On my due date, I had a major panic attack while in the doctor's office. I was hospitalized again and sedated heavily. That Friday, they promised, they would induce labor if the baby hadn't come yet. Well, he didn't. (In fact, to this day, I've never spontaneously gone into labor, unless you count--- well, that will come later.) Early Sunday morning, my Pirate Boy was born by c-section after a LONG and excruciating labor. And do you know what? As I held him in the recovery room, he was all I could think about. He was my whole world.

That's one wonderful blessing that comes from having known the pain of losing a child: Any child you have in the future becomes more precious to you than you could have imagined. Especially the one that comes first. It was probably best that I was that devoted to this baby son, because I had to go through some stuff for him. But I would have given my life if necessary. And even though I knew what was involved, I felt that I'd like to have another baby.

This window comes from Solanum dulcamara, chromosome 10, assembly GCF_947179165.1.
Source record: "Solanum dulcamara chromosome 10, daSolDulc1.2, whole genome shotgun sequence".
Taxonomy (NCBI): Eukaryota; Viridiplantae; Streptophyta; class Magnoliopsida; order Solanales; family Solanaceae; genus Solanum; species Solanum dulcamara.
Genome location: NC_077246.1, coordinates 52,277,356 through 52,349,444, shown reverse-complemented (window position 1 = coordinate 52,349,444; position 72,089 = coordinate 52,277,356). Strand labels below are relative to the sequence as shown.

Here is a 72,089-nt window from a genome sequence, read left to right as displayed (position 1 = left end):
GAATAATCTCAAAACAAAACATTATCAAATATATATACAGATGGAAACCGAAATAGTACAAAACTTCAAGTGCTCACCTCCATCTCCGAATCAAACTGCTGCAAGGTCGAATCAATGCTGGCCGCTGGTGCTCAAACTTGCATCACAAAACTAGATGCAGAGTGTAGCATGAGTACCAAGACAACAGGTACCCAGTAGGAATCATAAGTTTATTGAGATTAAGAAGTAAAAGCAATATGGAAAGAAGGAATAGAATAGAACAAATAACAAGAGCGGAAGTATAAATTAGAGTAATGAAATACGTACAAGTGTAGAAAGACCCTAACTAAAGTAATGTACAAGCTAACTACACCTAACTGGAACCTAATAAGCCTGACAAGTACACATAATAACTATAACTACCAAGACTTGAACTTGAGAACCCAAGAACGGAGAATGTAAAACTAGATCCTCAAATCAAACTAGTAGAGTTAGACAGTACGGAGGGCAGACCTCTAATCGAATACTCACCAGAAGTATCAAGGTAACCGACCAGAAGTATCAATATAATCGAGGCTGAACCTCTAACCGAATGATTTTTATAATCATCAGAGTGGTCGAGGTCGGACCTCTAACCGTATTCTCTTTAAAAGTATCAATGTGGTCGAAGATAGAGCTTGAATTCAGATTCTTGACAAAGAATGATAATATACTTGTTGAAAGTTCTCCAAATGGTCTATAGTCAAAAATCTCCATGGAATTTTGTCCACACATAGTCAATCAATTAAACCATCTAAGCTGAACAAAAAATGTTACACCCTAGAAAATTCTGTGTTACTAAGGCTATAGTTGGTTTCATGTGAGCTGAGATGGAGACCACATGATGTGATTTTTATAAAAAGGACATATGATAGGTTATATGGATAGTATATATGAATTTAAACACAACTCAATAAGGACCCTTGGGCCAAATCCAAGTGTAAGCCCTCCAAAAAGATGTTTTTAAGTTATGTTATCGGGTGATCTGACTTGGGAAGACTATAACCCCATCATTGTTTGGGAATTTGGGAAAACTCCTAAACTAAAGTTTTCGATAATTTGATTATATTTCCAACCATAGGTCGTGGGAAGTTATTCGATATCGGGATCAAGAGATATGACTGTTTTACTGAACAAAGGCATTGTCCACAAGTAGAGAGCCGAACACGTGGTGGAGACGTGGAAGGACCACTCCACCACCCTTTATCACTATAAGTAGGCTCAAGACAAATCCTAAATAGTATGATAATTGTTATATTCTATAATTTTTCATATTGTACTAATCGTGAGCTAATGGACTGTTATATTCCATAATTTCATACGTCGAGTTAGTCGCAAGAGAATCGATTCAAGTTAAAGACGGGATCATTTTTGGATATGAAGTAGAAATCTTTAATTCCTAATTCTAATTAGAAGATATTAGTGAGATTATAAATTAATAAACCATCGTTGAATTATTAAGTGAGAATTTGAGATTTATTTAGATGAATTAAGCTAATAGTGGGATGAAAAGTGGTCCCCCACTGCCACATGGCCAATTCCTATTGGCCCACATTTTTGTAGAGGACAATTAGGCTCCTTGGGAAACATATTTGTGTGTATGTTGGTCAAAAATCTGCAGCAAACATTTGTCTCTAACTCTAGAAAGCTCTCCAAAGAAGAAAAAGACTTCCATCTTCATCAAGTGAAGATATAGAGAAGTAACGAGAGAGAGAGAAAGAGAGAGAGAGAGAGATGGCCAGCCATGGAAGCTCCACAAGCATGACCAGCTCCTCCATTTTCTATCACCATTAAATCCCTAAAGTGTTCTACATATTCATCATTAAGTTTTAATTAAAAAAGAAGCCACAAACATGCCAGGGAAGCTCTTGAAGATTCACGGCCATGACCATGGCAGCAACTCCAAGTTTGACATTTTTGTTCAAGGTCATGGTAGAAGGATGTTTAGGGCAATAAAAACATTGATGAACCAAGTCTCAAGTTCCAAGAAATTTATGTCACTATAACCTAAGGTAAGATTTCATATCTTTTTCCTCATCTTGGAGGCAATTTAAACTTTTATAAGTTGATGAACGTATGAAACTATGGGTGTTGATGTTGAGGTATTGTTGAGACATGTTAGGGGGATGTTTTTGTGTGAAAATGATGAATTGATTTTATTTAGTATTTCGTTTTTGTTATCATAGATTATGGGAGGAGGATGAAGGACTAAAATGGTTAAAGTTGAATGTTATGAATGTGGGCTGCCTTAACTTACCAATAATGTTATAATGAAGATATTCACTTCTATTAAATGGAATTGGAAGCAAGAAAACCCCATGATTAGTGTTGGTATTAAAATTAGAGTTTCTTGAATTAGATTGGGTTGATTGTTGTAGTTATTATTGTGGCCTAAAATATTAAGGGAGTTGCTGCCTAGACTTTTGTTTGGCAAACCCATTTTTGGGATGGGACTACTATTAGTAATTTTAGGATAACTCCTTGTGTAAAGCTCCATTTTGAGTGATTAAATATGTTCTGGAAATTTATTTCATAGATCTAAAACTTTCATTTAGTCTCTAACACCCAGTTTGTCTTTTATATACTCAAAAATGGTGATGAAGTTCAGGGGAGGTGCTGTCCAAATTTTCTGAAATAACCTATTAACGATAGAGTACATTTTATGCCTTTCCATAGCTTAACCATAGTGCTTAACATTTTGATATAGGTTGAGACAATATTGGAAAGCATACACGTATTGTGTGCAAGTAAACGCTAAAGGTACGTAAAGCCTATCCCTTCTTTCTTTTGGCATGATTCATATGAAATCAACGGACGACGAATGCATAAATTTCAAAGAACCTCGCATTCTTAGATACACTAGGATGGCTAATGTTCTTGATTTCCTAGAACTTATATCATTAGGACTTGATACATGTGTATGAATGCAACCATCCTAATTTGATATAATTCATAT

We started trying when Pirate Boy turned 2, and I got pregnant right away, though I didn't have medical confirmation. In fact, it was just about the fourth week when I started to bleed, so I thought I'd been wrong. But no, I wasn't. I was on vacation, it was my anniversary, and I was having a miscarriage.

We kept trying, and succeeded again right away. This time, my suspicions of pregnancy were confirmed by the fact that I had a small tachycardia every day starting in the fourth week. I spent most of my pregnancy having to lie down for a couple of hours every afternoon. My feet started swelling in the first trimester, and I felt like the entire pregnancy was a little touch-and-go. But the tests showed no problems, and when my red-haired punkin was born 8 days early by elective c-section, he was tall and strong and ready to play football.

As I lay on the table waiting to be stitched up, the doctor asked again whether I wanted her to tie my tubes while she was at it. I was sorely tempted. I decided against it at the time, although The Man and I had no plans for more children. Since then, I've second-, third-, and fourth- guessed my decision. Birth control is expensive, and I'm not close enough to menopause. That one small act would have saved a lot of money and worry.